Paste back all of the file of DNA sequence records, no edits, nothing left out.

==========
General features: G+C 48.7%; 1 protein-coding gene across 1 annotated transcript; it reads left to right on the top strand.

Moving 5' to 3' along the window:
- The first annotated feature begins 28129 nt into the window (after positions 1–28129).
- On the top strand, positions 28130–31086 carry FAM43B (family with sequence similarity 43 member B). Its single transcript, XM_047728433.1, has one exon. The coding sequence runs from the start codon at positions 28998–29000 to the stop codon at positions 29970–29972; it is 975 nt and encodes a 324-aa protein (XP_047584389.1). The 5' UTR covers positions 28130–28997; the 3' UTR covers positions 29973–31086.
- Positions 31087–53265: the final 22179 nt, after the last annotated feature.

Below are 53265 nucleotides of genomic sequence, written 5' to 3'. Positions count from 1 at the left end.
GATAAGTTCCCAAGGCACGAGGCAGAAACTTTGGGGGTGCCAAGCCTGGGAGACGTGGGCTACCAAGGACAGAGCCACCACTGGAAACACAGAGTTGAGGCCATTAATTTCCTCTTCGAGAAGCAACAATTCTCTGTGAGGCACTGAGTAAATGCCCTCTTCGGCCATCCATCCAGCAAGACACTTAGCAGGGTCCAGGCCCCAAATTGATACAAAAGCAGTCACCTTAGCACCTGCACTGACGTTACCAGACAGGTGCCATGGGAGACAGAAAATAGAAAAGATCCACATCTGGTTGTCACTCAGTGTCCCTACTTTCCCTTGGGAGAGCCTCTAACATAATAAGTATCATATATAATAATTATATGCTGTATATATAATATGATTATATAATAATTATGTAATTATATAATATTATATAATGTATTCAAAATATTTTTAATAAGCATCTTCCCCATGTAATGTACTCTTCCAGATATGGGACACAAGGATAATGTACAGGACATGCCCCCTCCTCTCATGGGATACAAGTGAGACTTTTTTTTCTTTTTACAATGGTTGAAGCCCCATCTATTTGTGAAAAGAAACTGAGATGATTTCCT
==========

General features: G+C 48.7%; 1 protein-coding gene across 1 annotated transcript; it reads left to right on the top strand.

Moving 5' to 3' along the window:
- The first annotated feature begins 28129 nt into the window (after positions 1–28129).
- On the top strand, positions 28130–31086 carry FAM43B (family with sequence similarity 43 member B). Its single transcript, XM_047728433.1, has one exon. The coding sequence runs from the start codon at positions 28998–29000 to the stop codon at positions 29970–29972; it is 975 nt and encodes a 324-aa protein (XP_047584389.1). The 5' UTR covers positions 28130–28997; the 3' UTR covers positions 29973–31086.
- Positions 31087–53265: the final 22179 nt, after the last annotated feature.

Below are 53265 nucleotides of genomic sequence, written 5' to 3'. Positions count from 1 at the left end.
GATAAGTTCCCAAGGCACGAGGCAGAAACTTTGGGGGTGCCAAGCCTGGGAGACGTGGGCTACCAAGGACAGAGCCACCACTGGAAACACAGAGTTGAGGCCATTAATTTCCTCTTCGAGAAGCAACAATTCTCTGTGAGGCACTGAGTAAATGCCCTCTTCGGCCATCCATCCAGCAAGACACTTAGCAGGGTCCAGGCCCCAAATTGATACAAAAGCAGTCACCTTAGCACCTGCACTGACGTTACCAGACAGGTGCCATGGGAGACAGAAAATAGAAAAGATCCACATCTGGTTGTCACTCAGTGTCCCTACTTTCCCTTGGGAGAGCCTCTAACATAATAAGTATCATATATAATAATTATATGCTGTATATATAATATGATTATATAATAATTATGTAATTATATAATATTATATAATGTATTCAAAATATTTTTAATAAGCATCTTCCCCATGTAATGTACTCTTCCAGATATGGGACACAAGGATAATGTACAGGACATGCCCCCTCCTCTCATGGGATACAAGTGAGACTTTTTTTTCTTTTTACAATGGTTGAAGCCCCATCTATTTGTGAAAAGAAACTGAGATGATTTCCT